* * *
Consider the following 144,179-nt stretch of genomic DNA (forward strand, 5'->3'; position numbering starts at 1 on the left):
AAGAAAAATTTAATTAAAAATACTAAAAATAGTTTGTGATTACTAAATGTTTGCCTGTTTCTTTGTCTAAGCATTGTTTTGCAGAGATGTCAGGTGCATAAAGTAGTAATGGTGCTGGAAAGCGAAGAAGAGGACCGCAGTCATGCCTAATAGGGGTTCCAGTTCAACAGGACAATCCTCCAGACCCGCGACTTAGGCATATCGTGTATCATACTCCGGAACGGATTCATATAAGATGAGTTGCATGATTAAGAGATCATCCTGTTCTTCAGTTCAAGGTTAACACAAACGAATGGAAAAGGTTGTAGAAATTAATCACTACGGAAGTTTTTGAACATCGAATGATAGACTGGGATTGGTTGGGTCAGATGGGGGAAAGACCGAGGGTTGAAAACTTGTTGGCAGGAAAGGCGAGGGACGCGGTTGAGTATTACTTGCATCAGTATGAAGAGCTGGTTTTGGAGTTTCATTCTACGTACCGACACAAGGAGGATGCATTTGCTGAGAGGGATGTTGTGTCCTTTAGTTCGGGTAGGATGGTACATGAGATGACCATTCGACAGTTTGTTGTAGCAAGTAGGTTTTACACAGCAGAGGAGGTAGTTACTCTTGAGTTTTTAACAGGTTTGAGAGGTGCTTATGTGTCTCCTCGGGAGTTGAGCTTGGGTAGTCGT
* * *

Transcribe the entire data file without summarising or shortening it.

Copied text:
Consider the following 144,179-nt stretch of genomic DNA (forward strand, 5'->3'; position numbering starts at 1 on the left):
AAGAAAAATTTAATTAAAAATACTAAAAATAGTTTGTGATTACTAAATGTTTGCCTGTTTCTTTGTCTAAGCATTGTTTTGCAGAGATGTCAGGTGCATAAAGTAGTAATGGTGCTGGAAAGCGAAGAAGAGGACCGCAGTCATGCCTAATAGGGGTTCCAGTTCAACAGGACAATCCTCCAGACCCGCGACTTAGGCATATCGTGTATCATACTCCGGAACGGATTCATATAAGATGAGTTGCATGATTAAGAGATCATCCTGTTCTTCAGTTCAAGGTTAACACAAACGAATGGAAAAGGTTGTAGAAATTAATCACTACGGAAGTTTTTGAACATCGAATGATAGACTGGGATTGGTTGGGTCAGATGGGGGAAAGACCGAGGGTTGAAAACTTGTTGGCAGGAAAGGCGAGGGACGCGGTTGAGTATTACTTGCATCAGTATGAAGAGCTGGTTTTGGAGTTTCATTCTACGTACCGACACAAGGAGGATGCATTTGCTGAGAGGGATGTTGTGTCCTTTAGTTCGGGTAGGATGGTACATGAGATGACCATTCGACAGTTTGTTGTAGCAAGTAGGTTTTACACAGCAGAGGAGGTAGTTACTCTTGAGTTTTTAACAGGTTTGAGAGGTGCTTATGTGTCTCCTCGGGAGTTGAGCTTGGGTAGTCGT